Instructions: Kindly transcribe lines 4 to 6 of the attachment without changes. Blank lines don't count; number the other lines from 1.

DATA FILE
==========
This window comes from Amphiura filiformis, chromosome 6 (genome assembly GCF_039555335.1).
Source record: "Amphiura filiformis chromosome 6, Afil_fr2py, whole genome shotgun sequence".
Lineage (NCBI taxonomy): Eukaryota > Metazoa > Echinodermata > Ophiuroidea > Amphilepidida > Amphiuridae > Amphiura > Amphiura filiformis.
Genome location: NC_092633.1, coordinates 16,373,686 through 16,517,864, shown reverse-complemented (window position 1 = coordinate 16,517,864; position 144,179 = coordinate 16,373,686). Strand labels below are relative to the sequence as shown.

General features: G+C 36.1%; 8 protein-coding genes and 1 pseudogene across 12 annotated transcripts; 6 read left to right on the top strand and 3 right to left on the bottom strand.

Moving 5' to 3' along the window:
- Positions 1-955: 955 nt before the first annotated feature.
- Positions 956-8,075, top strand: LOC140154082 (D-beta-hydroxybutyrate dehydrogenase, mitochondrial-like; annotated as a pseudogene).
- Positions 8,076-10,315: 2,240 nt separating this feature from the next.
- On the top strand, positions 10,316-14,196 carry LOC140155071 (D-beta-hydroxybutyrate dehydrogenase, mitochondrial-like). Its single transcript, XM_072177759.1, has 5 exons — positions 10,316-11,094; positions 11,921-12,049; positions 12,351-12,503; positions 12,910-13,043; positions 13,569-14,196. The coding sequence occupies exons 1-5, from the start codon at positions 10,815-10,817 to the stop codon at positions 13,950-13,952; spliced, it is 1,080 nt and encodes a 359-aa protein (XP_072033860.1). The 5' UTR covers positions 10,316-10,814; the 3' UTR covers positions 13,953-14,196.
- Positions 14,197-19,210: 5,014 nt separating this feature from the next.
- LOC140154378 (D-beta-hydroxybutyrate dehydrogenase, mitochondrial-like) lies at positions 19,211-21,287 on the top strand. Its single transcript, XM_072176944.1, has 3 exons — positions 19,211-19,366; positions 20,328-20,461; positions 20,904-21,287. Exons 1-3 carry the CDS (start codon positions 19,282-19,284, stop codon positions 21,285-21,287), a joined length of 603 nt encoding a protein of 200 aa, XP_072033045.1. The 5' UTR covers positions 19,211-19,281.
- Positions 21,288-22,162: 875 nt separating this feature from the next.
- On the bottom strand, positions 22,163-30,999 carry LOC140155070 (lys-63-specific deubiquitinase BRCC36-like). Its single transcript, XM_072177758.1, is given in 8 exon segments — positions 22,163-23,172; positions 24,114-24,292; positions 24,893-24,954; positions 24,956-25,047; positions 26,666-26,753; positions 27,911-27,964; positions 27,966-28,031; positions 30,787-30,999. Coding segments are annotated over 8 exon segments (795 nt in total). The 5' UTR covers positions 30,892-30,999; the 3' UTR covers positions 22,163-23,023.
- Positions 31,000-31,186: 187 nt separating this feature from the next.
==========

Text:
Genome location: NC_092633.1, coordinates 16,373,686 through 16,517,864, shown reverse-complemented (window position 1 = coordinate 16,517,864; position 144,179 = coordinate 16,373,686). Strand labels below are relative to the sequence as shown.

General features: G+C 36.1%; 8 protein-coding genes and 1 pseudogene across 12 annotated transcripts; 6 read left to right on the top strand and 3 right to left on the bottom strand.

Moving 5' to 3' along the window: